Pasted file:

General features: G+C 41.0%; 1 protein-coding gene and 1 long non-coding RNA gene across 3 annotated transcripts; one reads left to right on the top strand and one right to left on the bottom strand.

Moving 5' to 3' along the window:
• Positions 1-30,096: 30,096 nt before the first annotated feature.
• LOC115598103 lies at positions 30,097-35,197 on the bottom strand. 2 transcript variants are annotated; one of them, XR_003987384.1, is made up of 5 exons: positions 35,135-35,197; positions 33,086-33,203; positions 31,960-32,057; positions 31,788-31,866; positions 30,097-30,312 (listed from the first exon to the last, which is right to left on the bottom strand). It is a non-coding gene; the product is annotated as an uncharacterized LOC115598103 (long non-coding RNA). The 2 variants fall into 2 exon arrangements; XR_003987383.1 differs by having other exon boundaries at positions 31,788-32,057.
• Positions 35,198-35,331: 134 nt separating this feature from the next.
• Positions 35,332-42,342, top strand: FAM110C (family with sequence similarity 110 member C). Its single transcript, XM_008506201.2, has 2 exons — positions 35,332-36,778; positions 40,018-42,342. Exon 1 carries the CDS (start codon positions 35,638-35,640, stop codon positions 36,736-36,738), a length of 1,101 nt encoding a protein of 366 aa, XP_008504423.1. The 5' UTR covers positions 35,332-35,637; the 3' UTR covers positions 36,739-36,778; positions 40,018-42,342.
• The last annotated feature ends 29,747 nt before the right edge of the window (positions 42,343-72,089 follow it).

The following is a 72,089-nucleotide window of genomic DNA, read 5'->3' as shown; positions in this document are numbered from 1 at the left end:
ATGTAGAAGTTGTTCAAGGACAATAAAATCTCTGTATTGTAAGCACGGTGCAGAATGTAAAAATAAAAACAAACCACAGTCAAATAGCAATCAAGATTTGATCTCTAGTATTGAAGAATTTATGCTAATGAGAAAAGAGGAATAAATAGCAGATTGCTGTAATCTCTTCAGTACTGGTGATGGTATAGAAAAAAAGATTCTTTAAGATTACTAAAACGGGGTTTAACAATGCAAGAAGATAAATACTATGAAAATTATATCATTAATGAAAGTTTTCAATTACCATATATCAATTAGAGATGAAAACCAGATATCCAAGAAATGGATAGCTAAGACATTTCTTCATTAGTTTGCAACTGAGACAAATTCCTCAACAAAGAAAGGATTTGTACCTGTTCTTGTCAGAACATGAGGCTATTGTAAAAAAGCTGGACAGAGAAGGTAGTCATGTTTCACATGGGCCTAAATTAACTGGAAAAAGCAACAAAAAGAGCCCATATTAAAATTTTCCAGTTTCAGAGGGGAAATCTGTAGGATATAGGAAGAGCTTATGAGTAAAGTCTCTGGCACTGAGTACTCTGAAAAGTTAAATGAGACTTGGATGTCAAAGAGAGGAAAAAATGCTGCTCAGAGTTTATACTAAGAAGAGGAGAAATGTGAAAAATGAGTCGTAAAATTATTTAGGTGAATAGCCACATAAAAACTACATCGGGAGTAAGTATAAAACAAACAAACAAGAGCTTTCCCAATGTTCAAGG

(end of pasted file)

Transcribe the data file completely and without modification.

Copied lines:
General features: G+C 41.0%; 1 protein-coding gene and 1 long non-coding RNA gene across 3 annotated transcripts; one reads left to right on the top strand and one right to left on the bottom strand.

Moving 5' to 3' along the window:
• Positions 1-30,096: 30,096 nt before the first annotated feature.
• LOC115598103 lies at positions 30,097-35,197 on the bottom strand. 2 transcript variants are annotated; one of them, XR_003987384.1, is made up of 5 exons: positions 35,135-35,197; positions 33,086-33,203; positions 31,960-32,057; positions 31,788-31,866; positions 30,097-30,312 (listed from the first exon to the last, which is right to left on the bottom strand). It is a non-coding gene; the product is annotated as an uncharacterized LOC115598103 (long non-coding RNA). The 2 variants fall into 2 exon arrangements; XR_003987383.1 differs by having other exon boundaries at positions 31,788-32,057.
• Positions 35,198-35,331: 134 nt separating this feature from the next.
• Positions 35,332-42,342, top strand: FAM110C (family with sequence similarity 110 member C). Its single transcript, XM_008506201.2, has 2 exons — positions 35,332-36,778; positions 40,018-42,342. Exon 1 carries the CDS (start codon positions 35,638-35,640, stop codon positions 36,736-36,738), a length of 1,101 nt encoding a protein of 366 aa, XP_008504423.1. The 5' UTR covers positions 35,332-35,637; the 3' UTR covers positions 36,739-36,778; positions 40,018-42,342.
• The last annotated feature ends 29,747 nt before the right edge of the window (positions 42,343-72,089 follow it).

The following is a 72,089-nucleotide window of genomic DNA, read 5'->3' as shown; positions in this document are numbered from 1 at the left end:
ATGTAGAAGTTGTTCAAGGACAATAAAATCTCTGTATTGTAAGCACGGTGCAGAATGTAAAAATAAAAACAAACCACAGTCAAATAGCAATCAAGATTTGATCTCTAGTATTGAAGAATTTATGCTAATGAGAAAAGAGGAATAAATAGCAGATTGCTGTAATCTCTTCAGTACTGGTGATGGTATAGAAAAAAAGATTCTTTAAGATTACTAAAACGGGGTTTAACAATGCAAGAAGATAAATACTATGAAAATTATATCATTAATGAAAGTTTTCAATTACCATATATCAATTAGAGATGAAAACCAGATATCCAAGAAATGGATAGCTAAGACATTTCTTCATTAGTTTGCAACTGAGACAAATTCCTCAACAAAGAAAGGATTTGTACCTGTTCTTGTCAGAACATGAGGCTATTGTAAAAAAGCTGGACAGAGAAGGTAGTCATGTTTCACATGGGCCTAAATTAACTGGAAAAAGCAACAAAAAGAGCCCATATTAAAATTTTCCAGTTTCAGAGGGGAAATCTGTAGGATATAGGAAGAGCTTATGAGTAAAGTCTCTGGCACTGAGTACTCTGAAAAGTTAAATGAGACTTGGATGTCAAAGAGAGGAAAAAATGCTGCTCAGAGTTTATACTAAGAAGAGGAGAAATGTGAAAAATGAGTCGTAAAATTATTTAGGTGAATAGCCACATAAAAACTACATCGGGAGTAAGTATAAAACAAACAAACAAGAGCTTTCCCAATGTTCAAGG